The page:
I've seen it done two ways.
The first way is to do everything using CRUD methods. That's essentially the way you are describing: Create, Read, Update and Delete. Most Object-Relational Mappers (ORM's) support these four operations.
The second way to do it is to provide a Service Layer. The Service Layer exposes methods that embody business operations. In turn, it translates those business operations into the appropriate CRUD methods.
At this point, it might be useful to discuss architecture a bit.
First, note that MVC and MVP are primarily about UI. That is, they don't particularly care about what happens in the business domain. While UI can, and often does, reflect the nature of the business domain in the data that it displays and the interactions that it makes with the user, the heavy lifting is done in the Model portion of MVC or MVP.
In a web page, MVC typically looks like this:
Model <--> Controller <--> View
The Model is the "everything else" part of these patterns, the part that doesn't concern itself with UI or routing or any of those mechanics. You may have heard the phrase "thin controller, fat model." That means that business logic doesn't go into the controller. In turn, the View doesn't concern itself with data, for the most part. It's just a surface; the task of filling it with data typically falls on a ViewModel object, which is typically assembled in the Controller with data derived from the Model.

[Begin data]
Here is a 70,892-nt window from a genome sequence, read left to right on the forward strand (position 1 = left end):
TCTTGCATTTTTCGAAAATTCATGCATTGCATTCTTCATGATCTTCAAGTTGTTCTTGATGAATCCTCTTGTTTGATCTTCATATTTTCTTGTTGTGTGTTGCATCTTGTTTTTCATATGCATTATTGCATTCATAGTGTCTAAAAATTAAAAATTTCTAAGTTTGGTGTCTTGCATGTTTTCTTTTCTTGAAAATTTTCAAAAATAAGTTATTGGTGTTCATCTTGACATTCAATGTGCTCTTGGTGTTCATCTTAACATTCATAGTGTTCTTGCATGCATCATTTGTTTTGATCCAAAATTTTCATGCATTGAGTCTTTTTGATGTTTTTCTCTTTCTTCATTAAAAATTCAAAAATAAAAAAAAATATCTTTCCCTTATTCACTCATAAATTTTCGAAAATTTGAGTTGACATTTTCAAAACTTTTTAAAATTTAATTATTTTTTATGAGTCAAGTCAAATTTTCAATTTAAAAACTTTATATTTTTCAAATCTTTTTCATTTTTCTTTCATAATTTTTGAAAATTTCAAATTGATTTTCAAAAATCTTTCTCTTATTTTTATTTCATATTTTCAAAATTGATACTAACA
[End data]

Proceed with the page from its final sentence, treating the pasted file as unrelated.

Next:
Model <--> Controller <--> ViewModel <--> View
The View displays data and accepts typed-in data from the user. It might have some interactive and validation capabilities, but even validation is not wholly performed in the client (because data from a client can't be trusted). Validation is relegated to the server, where the Controller (who acts mostly as a switchyard) typically delegates such validation to the Model.
In other words, most of the application logic that actually does anything useful is pushed as far back as it can be towards the Model.
It is for all of these reasons that MV* applications typically have some sort of Service Layer, even if it's just an internal one.
Database <--> ORM <--> Service Layer <--> Controller <--> View Model <--> View
|-------------- Model -------------|
The Service Layer relieves the Controller from having to think about Business Logic, and allows your Database Communicator (i.e. your ORM) to only have to think about CRUD.
P of EAA: Service Layer
Fowler on UI Architectures